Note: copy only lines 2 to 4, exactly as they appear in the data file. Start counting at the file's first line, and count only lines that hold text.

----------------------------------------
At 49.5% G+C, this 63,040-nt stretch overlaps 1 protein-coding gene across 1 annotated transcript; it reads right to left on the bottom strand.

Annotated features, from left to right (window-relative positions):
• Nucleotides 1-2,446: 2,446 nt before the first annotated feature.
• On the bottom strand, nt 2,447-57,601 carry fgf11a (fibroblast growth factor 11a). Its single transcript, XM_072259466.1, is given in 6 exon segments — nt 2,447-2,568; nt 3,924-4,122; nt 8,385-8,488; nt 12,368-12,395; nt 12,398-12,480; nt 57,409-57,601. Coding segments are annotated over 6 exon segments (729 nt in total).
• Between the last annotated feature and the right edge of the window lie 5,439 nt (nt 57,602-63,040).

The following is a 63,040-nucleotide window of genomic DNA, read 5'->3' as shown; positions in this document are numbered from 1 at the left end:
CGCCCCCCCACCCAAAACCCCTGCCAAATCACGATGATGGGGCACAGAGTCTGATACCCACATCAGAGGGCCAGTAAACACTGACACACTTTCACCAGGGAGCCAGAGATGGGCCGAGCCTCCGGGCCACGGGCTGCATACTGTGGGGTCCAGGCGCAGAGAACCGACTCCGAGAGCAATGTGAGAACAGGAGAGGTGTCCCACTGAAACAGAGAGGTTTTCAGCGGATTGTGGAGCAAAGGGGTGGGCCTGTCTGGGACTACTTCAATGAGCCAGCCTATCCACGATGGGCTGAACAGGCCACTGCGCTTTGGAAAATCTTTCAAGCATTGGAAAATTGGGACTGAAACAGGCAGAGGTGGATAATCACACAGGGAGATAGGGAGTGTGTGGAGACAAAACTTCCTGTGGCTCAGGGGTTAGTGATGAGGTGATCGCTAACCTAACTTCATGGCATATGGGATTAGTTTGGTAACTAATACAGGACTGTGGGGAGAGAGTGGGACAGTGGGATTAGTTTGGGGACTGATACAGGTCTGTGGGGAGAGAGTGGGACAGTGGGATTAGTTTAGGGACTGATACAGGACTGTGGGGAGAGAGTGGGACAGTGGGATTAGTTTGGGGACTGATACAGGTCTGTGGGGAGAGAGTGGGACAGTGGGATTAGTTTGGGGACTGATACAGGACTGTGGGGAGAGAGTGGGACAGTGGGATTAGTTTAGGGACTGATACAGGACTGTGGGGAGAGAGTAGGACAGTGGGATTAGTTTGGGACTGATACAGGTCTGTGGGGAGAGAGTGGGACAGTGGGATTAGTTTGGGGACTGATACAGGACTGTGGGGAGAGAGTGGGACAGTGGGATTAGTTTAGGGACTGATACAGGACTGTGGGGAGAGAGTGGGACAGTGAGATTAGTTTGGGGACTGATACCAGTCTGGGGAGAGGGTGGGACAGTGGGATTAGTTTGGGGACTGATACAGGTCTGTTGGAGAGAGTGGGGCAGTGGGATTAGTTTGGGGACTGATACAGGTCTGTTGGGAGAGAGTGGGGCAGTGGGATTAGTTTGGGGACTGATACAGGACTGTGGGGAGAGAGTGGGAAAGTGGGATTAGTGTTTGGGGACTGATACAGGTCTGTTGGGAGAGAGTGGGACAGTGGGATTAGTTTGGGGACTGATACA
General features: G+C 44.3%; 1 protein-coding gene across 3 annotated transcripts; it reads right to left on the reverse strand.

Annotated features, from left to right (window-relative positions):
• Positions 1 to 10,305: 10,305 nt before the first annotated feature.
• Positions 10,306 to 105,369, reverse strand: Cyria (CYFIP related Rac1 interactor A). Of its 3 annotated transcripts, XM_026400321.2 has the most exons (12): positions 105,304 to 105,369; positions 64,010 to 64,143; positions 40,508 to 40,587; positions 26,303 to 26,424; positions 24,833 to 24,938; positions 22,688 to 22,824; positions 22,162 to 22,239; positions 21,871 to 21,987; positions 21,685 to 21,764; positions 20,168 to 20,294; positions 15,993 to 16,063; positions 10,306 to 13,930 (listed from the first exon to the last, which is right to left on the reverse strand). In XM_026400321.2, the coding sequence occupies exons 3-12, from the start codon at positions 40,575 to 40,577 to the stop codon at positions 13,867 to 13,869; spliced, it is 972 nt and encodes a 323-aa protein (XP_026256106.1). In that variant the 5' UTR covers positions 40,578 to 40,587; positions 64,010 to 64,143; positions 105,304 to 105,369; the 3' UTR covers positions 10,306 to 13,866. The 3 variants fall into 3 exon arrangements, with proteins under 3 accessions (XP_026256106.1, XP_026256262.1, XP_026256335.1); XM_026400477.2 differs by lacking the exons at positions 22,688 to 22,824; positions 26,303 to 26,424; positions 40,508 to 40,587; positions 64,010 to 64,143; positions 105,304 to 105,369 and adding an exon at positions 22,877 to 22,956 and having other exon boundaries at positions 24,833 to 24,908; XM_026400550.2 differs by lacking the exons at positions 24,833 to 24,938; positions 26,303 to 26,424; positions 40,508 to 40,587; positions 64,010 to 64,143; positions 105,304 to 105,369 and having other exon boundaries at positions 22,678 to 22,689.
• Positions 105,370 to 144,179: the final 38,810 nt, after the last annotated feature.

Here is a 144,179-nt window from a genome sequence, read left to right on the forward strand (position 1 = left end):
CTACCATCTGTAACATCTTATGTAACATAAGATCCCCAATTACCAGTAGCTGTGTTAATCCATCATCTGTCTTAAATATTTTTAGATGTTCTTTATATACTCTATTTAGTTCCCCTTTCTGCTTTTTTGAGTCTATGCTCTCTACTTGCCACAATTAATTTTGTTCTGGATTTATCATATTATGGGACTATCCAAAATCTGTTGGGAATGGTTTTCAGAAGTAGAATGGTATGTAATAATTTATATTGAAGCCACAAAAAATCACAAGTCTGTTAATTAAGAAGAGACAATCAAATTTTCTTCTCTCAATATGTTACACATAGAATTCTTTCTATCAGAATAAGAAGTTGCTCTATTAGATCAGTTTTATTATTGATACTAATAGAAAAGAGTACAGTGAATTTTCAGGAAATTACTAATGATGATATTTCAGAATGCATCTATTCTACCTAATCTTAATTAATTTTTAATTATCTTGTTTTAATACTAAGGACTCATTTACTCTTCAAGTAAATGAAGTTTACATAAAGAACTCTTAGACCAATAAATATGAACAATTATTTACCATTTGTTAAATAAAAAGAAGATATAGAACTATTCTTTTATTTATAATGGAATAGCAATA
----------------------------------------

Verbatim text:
Annotated features, from left to right (window-relative positions):
• Nucleotides 1-2,446: 2,446 nt before the first annotated feature.
• On the bottom strand, nt 2,447-57,601 carry fgf11a (fibroblast growth factor 11a). Its single transcript, XM_072259466.1, is given in 6 exon segments — nt 2,447-2,568; nt 3,924-4,122; nt 8,385-8,488; nt 12,368-12,395; nt 12,398-12,480; nt 57,409-57,601. Coding segments are annotated over 6 exon segments (729 nt in total).